Electoral reforms pending due to lack of political will: Ex-CEC Quraishi

NEW DELHI: There is much to celebrate about Indian democracy but many electoral reforms are pending for long, due to lack of political will or plain lethargy, says former Chief Election Commissioner S Y Quraishi.

He says it is also imperative to be mindful of some shortcomings in our system which leave a lot of scope for improvement in democratic mechanisms.

Quraishi has edited a collection of essays written by those who have studied India’s unique experiment in electoral democracy, as well as analysts, politicians, social workers, activists, businesspersons and public servants.

Many electoral reforms are long pending due to lack of political will or plain lethargy, he says in the introduction of “The Great March of Democracy: Seven Decades of India’s Elections”.

“Reforming campaign finance laws, decriminalisation of politics and bringing in a proper law for transparent constitutional appointments to posts, such as that of the CEC, are just some of the many issues regarding which the ECI has repeatedly written to the government,” he writes.

The essays in the book, published by Penguin Random House, cover a range of subjects, from the evolution of the Election Commission, the story of the first electoral roll, election laws, the deepening of democratic institutions over the decades to the participation revolution ushered in by the Election Commission’s untiring and targeted efforts at voter education.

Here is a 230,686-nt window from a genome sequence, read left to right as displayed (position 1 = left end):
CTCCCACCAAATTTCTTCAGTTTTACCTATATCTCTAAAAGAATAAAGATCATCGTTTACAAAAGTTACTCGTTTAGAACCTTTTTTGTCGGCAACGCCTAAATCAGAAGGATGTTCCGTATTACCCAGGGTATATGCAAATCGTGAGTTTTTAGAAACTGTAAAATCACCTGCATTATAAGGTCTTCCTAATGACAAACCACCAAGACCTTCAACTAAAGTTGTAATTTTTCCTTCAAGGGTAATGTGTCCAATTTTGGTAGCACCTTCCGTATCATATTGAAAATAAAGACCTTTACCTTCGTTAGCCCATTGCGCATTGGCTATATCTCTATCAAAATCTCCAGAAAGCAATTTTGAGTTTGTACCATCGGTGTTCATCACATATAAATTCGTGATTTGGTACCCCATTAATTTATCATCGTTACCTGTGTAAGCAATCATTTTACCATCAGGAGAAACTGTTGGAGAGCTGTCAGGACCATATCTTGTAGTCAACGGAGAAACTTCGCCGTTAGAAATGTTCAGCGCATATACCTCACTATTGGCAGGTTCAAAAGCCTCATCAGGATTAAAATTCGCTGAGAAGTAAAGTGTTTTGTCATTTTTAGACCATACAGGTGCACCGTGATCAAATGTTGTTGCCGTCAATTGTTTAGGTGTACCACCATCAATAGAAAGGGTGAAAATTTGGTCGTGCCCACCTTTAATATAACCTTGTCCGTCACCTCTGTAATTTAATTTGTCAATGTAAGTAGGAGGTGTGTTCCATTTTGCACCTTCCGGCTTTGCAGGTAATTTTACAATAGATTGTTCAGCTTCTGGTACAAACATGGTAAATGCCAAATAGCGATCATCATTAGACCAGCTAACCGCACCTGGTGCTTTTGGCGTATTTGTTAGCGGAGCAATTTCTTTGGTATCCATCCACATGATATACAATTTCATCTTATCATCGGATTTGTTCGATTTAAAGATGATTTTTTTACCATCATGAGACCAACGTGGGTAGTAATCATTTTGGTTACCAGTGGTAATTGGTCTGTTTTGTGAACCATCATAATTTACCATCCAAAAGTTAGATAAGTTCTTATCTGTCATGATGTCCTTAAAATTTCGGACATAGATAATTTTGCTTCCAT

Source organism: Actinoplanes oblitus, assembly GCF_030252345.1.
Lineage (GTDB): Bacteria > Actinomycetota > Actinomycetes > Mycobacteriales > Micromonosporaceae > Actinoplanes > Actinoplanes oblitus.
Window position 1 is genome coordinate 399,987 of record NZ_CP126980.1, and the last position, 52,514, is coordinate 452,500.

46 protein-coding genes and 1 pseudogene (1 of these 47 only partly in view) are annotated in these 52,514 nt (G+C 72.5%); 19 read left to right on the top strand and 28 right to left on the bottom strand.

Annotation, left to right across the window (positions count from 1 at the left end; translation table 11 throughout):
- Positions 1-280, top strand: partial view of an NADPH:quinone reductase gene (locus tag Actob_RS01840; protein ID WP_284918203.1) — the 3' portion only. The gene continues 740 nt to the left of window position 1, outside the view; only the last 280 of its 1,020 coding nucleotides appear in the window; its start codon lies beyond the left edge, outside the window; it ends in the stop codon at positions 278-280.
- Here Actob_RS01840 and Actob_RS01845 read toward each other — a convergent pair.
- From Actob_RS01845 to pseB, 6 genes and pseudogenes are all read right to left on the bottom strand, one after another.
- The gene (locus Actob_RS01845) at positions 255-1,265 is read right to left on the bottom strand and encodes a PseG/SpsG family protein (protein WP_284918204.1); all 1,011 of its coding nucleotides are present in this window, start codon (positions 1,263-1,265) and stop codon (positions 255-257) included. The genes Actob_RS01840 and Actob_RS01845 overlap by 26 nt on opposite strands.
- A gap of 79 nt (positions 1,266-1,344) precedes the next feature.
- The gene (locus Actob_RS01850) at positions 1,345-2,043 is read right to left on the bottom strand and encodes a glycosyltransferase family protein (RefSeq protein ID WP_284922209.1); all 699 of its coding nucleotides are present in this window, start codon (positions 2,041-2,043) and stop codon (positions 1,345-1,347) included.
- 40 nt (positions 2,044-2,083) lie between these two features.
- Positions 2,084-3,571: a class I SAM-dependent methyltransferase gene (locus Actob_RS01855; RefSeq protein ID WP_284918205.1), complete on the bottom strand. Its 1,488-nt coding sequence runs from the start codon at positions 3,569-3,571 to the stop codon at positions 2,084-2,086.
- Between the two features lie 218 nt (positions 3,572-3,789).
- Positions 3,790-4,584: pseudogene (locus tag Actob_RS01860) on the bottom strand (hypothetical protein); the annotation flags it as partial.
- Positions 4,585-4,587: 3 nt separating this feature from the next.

Contemporary issues, such as influence of money and criminalisation in politics, have also been addressed, as have been the electoral reforms proposed by experts on these subjects.

According to Quraishi, several important reforms have come through the intervention of the judiciary, which has always acted as a guardian angel of democracy.

“As the country moves forward, many old and new challenges are surfacing, calling for a swift and decisive action,” he says.

In the book’s foreword, former president Pranab Mukherjee writes that the abuse of money and muscle power to influence voters remains a cause of concern.

“The spirit of democracy will be subverted if these malpractices are not checked,” he says. (AGENCIES)


Please enter your comment!
Please enter your name here